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Pokewalker Hacks

Like everything the else the pokewalker is destined to have some sort of microcontroller in it so why not try to hack it?

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I am going to try to reverse-engineer a Nintendo Pokewalker to see how it works what it is capable of and maybe just maybe completely re-make it.

MCU Used in Cartridge: H8/38600R RAM: 512 Bytes ROM: 8 KiloBytes

Save Storage Used on Cartridge: M45PE40 Size:4 MegaBits

MCU Used on Pokewalker: H8/38606R

MCU can be debugged or reprogrammed using an emulator ( E7/8/8a )

toim4232 (1).pdf

Describes the toim4232 ic

Adobe Portable Document Format - 579.34 kB - 08/03/2017 at 08:30

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PrgMnl.pdf

Notes describing in more detail programming and instruction set

Adobe Portable Document Format - 535.74 kB - 06/02/2017 at 22:30

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AppNts.pdf

Notes describing how this family of MCU communicate with an LCD and other things

Adobe Portable Document Format - 428.79 kB - 06/02/2017 at 22:30

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datasheet.pdf

Datasheet for one of the miscellaneous components on the lcd side of the motherboard

Adobe Portable Document Format - 331.96 kB - 06/02/2017 at 03:39

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physical.pdf

Datasheet describing IR communications

Adobe Portable Document Format - 101.08 kB - 05/23/2017 at 01:49

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  • 1 × Nintendo Pokewalker Pedometer for Walking Virtual Pokemon
  • 1 × Pokemon HeartGold/SoulSilver Game for Playing/Sending Pokemon to Pokewalker
  • 1 × Nintendo DS/Lite/XL/3DS/2DS/ECT Console for Playing Nintendo DS Game Cartridges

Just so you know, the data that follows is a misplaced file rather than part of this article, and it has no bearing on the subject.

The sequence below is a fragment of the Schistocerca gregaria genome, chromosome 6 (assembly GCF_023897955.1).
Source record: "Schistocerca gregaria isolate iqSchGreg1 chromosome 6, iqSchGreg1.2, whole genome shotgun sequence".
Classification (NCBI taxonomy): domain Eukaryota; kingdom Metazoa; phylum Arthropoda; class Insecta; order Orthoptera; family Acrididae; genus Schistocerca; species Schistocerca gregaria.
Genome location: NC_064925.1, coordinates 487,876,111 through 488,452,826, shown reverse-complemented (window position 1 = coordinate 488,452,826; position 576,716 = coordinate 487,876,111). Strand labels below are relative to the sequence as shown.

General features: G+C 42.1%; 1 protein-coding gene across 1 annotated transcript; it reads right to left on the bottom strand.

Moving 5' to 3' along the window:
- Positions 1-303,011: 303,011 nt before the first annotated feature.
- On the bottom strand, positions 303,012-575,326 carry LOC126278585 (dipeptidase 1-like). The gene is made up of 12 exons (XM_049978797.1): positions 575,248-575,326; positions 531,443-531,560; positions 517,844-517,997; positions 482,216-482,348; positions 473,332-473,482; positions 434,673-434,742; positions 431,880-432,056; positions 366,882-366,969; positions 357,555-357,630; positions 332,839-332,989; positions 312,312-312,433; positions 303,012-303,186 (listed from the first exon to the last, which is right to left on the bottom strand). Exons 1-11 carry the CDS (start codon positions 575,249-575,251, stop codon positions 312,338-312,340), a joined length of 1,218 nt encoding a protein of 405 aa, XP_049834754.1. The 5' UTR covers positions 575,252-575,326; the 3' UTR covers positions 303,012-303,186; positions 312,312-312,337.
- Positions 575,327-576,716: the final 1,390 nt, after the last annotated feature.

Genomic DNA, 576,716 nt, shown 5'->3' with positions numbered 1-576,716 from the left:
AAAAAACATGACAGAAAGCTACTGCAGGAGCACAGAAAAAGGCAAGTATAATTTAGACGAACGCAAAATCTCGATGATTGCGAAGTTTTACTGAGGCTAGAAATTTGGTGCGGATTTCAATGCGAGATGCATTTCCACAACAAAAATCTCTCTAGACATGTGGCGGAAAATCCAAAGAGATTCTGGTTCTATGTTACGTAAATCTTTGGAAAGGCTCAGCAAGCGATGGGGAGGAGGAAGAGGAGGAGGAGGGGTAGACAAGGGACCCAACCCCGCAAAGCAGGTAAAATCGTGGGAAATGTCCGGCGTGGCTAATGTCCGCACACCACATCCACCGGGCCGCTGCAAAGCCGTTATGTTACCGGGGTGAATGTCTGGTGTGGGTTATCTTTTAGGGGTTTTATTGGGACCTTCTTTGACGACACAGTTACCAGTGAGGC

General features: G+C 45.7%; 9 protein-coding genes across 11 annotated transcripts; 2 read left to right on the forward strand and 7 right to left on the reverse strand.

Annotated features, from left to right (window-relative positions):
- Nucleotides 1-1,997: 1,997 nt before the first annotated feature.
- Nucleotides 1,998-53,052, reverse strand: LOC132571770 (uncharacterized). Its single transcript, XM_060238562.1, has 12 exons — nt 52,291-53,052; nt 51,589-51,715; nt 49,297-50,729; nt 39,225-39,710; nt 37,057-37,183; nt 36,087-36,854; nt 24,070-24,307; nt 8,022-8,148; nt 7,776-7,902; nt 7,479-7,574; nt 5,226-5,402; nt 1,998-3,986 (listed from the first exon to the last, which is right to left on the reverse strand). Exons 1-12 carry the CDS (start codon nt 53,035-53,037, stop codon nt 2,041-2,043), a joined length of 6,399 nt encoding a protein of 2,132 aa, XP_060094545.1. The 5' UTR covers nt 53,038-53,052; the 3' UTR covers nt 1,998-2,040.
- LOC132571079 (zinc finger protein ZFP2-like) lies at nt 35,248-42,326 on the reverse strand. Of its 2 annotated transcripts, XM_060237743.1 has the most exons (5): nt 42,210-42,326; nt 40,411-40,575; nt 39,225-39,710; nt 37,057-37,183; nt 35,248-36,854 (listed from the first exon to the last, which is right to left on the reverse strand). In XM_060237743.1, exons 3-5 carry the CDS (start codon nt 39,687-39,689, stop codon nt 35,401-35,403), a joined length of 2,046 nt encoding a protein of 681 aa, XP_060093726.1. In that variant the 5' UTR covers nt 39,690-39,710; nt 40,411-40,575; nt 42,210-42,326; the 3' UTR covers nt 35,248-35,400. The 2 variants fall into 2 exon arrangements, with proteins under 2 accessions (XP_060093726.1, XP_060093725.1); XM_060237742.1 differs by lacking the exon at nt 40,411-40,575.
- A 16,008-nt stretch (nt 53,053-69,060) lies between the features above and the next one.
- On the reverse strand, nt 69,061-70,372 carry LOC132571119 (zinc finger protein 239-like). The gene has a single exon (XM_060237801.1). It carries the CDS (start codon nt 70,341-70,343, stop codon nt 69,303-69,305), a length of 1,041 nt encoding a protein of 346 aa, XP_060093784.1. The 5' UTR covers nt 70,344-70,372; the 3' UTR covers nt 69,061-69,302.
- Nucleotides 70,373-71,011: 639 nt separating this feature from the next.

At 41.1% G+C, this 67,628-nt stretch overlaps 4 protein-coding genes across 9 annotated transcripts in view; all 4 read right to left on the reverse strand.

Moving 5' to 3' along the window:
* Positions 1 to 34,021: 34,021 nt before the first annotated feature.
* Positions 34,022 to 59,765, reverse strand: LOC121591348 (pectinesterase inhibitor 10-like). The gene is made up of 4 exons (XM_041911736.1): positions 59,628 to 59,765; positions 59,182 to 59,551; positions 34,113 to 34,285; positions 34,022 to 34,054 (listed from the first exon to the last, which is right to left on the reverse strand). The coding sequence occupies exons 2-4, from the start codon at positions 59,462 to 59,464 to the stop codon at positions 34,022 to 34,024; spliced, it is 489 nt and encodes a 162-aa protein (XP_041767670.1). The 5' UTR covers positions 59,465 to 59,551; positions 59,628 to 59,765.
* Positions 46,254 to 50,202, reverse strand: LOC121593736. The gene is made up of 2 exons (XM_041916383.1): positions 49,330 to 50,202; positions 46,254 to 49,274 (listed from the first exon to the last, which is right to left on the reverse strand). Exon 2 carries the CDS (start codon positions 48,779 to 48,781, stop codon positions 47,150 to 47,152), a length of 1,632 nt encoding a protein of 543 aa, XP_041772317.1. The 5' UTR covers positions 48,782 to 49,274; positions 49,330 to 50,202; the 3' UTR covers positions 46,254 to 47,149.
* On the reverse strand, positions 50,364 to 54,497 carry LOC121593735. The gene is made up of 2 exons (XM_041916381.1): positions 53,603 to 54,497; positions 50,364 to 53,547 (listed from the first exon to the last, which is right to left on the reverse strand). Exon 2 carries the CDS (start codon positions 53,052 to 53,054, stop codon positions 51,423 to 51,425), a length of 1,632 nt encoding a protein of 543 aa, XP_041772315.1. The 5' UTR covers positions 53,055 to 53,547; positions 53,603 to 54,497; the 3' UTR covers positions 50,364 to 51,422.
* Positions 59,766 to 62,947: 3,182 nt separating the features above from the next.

• 1 × Laptop With WiFi For RESEARCH!!!!!!

  • Dang USB Drive and More Plans

    Colton08/04/2017 at 22:57 0 comments

    So I was able to make a bootable drive for my defunct laptop and was able to copy the work I had done with the schematics to another USB drive. Fast forward to when the installer finally finished and I booted up my laptop and inserted the drive, only to find that the files on it where somehow corrupt! So for now I'm going to move on to designing the IR dongle to interface the Pokewalker to a PC but continue working on the schematics in the mean time and upload them when they're done. I will also begin deciding what major features I want to put in the final redesigned Pokewalker. My thoughts so far are:

    CPU: ESP32-WROOM Module (Manually Upgraded Flash Storage)

    LCD: 1" Color TFT Display (DT010TFT)

    SD CARD READER: GL827L

    DEGUB HW: FT2232H

    My idea behind using the ESP32 as the CPU is that you can connect it to the internet and have Pokemon fights and the bluetooth for listening to music. The FT2232H would be connected to the CPU as a USB to JTAG device for debugging and it would also be connected to the transceiver circuit via UART so that I can debug and interface the transceiver with a PC. Since both the SD card reader and FT2232H are USB devices there will have to be a switching IC that can be set to connect to either chip. The same will have to be done with the CPU and SD card reader because they are both SDIO devices. They would be set up so that when the device is connect by USB the device will go to sleep so that it can charge faster and so that the PC can access the SD card properly.  For an enclosure for the device I want to use the enclosure from a broken Pokewalker that I have laying around because I want to make it look as close to the actual Pokewalker as possible.

  • All figured out

    Colton08/03/2017 at 08:29 0 comments

    I finally figured out what that mystery component has to be! By process of elimination it has to be some sort of motion sensor or accelerometer. So now that I now what all of the components are, and once I recover the schematics from my laptop I can work on designing a little dongle to communicate with the pokewalker. I'm almost certain that it uses an SIR (serial infrared) interface to communicate with the cart. The application PDF that describes ir communication mentioned an IC called the TOIM4232 (Added the datasheet ) that allows a uart port to directly interface a serial ir device when paired with a compatible Vishay transceiver. So my plans are to finish up the schematics then design a dongle to communicate with the pokwalker and then design a whole new pokewalker based off the dongle.

  • It's not needed

    Colton06/20/2017 at 20:57 0 comments